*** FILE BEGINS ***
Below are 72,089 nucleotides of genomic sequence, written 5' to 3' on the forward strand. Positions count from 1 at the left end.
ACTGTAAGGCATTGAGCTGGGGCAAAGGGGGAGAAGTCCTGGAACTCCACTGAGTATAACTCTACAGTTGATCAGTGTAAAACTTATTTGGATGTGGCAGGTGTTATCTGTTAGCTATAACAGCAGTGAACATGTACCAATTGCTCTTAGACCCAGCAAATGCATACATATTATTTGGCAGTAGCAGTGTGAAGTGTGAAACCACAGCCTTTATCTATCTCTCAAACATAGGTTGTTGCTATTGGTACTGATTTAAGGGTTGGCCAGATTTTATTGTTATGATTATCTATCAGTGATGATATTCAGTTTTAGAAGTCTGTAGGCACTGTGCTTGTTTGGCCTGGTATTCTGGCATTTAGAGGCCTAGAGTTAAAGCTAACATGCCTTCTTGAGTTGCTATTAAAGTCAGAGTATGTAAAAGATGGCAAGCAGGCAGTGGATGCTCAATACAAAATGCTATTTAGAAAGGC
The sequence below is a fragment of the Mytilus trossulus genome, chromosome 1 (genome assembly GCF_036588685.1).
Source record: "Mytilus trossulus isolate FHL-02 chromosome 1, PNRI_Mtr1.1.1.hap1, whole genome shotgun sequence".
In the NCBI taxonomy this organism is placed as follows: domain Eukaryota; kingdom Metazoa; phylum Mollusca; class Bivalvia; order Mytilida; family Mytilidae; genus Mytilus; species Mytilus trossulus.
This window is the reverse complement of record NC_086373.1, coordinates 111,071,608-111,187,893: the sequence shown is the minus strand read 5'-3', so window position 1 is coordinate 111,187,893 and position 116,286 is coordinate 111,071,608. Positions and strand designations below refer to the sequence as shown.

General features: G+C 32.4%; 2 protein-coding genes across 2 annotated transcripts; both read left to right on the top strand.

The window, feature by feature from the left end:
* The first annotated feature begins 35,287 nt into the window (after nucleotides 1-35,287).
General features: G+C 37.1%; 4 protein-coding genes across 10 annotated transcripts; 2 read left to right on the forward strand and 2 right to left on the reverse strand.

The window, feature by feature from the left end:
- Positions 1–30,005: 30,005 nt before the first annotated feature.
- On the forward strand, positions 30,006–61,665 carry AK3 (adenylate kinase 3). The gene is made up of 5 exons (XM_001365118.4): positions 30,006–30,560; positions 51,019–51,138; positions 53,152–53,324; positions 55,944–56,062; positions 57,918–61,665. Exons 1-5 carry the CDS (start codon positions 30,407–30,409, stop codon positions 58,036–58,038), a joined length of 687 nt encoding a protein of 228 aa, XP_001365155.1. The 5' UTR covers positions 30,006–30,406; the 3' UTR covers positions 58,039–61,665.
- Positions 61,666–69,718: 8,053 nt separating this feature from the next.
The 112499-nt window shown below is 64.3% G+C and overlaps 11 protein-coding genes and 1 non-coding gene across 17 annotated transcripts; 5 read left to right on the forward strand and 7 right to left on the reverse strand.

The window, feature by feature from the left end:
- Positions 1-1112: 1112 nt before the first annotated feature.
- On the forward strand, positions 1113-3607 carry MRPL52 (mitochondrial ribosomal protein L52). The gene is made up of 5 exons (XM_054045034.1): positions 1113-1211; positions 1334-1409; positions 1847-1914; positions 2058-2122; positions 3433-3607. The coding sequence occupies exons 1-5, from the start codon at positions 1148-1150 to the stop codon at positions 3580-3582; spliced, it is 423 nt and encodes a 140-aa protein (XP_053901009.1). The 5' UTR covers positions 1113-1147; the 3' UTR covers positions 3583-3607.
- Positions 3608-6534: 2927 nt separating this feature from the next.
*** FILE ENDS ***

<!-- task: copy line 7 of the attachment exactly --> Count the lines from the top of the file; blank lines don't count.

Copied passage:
General features: G+C 32.4%; 2 protein-coding genes across 2 annotated transcripts; both read left to right on the top strand.